Honda plans to open a plant in Japan, almost 50 years since it opened its last facility in the country.
In 1964, when Japan was preparing to host the Olympic Games, Honda inaugurated its facility in Sayama, near Tokyo. The automaker’s three plants in Japan were enough for Honda to deal with domestic demand and since asset prices collapsed in the early 1990s, there was no need for expansion.
Now that the weaker yen makes Japanese automakers more profitable, Honda is opening a new plant in Japan, which will have an initial annual capacity of 250,000 vehicles. Over the past month investors have turned their attention back to Japan, making the stocks reach levels last time seen in 2008. Analysts also predict that the country’s economy will emerge from recession this quarter.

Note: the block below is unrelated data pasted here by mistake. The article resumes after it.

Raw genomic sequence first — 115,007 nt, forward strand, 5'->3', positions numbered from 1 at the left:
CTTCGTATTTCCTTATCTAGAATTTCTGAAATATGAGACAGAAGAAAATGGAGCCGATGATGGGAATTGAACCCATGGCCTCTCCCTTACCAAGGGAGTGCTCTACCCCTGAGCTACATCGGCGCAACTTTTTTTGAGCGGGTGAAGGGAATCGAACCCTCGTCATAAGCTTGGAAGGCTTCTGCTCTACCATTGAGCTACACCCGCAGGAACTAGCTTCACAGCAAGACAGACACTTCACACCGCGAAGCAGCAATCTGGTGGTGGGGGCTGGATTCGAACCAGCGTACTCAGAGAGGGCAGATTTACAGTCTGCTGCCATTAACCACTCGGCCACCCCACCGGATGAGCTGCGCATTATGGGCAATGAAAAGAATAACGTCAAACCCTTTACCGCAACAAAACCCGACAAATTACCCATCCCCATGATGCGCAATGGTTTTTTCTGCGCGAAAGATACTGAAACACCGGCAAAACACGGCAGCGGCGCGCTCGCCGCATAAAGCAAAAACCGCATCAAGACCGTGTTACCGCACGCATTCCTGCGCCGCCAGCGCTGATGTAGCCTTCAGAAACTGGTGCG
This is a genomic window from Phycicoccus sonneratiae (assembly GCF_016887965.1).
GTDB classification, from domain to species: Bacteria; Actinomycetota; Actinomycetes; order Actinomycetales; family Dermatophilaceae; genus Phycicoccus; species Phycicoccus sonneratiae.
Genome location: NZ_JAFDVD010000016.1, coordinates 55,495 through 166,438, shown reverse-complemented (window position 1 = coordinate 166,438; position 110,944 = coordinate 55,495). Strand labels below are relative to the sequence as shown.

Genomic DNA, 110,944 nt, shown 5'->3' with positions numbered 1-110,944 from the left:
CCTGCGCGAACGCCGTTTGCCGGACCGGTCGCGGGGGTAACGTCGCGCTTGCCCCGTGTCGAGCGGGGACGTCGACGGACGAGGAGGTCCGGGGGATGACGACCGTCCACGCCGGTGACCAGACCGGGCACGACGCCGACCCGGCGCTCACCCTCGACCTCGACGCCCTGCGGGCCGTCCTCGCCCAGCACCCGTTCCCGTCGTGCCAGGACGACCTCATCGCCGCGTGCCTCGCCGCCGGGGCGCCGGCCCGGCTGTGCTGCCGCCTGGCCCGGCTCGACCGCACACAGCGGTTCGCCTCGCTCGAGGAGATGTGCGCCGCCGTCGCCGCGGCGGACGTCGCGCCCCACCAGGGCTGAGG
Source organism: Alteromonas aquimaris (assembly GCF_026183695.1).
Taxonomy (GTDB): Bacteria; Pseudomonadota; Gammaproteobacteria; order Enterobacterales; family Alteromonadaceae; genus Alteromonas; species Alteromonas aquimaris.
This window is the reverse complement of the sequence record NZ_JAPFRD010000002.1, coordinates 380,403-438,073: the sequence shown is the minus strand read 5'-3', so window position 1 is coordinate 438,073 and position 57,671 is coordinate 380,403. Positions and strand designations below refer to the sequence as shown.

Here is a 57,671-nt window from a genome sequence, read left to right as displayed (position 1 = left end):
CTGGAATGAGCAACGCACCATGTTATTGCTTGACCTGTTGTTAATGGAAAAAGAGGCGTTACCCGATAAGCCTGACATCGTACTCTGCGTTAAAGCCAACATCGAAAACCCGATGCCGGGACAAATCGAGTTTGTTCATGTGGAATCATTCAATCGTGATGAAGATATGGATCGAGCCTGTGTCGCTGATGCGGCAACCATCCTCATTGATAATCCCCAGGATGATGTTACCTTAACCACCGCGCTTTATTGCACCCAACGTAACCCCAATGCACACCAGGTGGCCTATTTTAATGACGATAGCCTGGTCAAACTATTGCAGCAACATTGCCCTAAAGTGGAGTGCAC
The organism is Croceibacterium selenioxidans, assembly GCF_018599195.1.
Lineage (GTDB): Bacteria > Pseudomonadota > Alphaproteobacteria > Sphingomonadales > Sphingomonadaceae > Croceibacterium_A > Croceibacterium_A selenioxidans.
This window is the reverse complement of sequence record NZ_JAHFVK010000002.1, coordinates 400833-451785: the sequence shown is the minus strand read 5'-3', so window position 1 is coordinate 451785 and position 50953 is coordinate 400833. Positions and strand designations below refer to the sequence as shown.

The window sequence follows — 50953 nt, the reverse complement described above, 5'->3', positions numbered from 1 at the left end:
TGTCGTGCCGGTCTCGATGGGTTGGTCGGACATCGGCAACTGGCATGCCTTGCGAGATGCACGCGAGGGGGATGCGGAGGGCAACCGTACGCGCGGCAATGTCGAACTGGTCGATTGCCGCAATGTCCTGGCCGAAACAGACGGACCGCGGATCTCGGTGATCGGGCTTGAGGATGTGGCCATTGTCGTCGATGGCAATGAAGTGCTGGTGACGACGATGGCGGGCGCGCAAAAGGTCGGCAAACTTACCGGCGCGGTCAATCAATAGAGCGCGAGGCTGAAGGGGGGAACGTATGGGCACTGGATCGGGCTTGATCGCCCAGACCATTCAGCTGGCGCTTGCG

The Yorii plant “is very important because big companies have high multiplier effects and will lead to many jobs,” said Jesper Koll, head of Japanese equity research at JPMorgan Chase & Co. in Tokyo.
Honda said that the Yorii plant will use more efficient technology and will help the automaker consolidate production of compact vehicles such as the Fit, which is Honda’s best-selling vehicle in Japan.